• PublisherPublisher Registered User Posts: 7,322 Senior Member
    edited February 13
    @jdcollegedad: It is important to highlight the continuous path of structured learning followed by this poster. BA/BS followed by an MBA, then CFA, then MS in computational finance. And to note that a background & ability in "problem solving" is viewed as a significant asset & talent.

    But I also think that it is a bit unfair to label some other posters as "uninformed". Several of these posters focused on what they perceive or experienced as the difficulty of getting one's first internship or full time job in finance without prior work experience in finance. Hopefully, this is an area which the above poster might be able to address more fully.
  • jdcollegedadjdcollegedad Registered User Posts: 227 Junior Member
    At the firms where I worked, most of the full-time analysts and associates worked first as summer interns for the firm. Many of the summer interns either knew someone in the firm that tied them into the hiring process or went to a short list of colleges that the senior hiring managers were high on. It is possible to make a connection to an existing employee through networking, which is what one of my interns from a second tier college in Canada did. From there, it is up to every candidate to make the case in their resumes and interviews what they bring to the table that is special or unique.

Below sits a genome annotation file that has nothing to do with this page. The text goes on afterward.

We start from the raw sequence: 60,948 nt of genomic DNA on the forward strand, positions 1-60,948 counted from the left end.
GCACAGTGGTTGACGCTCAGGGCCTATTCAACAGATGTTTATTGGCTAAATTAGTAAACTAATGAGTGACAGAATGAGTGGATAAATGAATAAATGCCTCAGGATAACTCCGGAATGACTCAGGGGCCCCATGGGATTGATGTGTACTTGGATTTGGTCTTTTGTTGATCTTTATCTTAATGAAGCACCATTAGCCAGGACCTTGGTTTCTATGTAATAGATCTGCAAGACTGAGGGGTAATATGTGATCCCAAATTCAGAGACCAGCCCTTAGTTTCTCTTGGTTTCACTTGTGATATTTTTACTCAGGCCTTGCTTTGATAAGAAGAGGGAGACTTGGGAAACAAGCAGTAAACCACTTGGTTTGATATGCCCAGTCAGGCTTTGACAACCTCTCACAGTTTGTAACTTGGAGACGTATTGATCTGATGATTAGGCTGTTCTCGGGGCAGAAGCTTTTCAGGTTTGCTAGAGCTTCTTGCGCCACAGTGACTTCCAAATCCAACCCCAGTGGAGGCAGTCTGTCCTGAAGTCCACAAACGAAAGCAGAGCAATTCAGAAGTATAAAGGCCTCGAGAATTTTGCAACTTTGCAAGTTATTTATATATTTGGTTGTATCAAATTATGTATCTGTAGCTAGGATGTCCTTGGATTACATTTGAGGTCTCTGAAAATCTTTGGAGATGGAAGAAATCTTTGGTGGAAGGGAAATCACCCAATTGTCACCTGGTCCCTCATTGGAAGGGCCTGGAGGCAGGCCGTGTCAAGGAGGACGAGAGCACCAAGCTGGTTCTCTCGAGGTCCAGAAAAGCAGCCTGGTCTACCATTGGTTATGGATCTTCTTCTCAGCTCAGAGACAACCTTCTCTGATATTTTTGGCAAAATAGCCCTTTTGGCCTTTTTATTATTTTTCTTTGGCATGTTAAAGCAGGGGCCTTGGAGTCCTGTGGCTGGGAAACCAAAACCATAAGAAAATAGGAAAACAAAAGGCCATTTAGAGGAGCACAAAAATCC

• monydadmonydad Registered User Posts: 7,913 Senior Member
    FWIW, while I don't know everything about everything that goes on, as I said in post # , I wouldn't agree that I am "uninformed", fundamentally.

    However it is the internet. so y'all can decide for yourselves.

    I went from engineering to finance with the help of an MBA.
    I then worked front office at investment banks for over a dozen years, then worked on the trading floor of a commodities trading firm.
    I am informed to that extent, based on what I lived and observed over those years. YMMV.

  • monydadmonydad Registered User Posts: 7,913 Senior Member
    edited February 13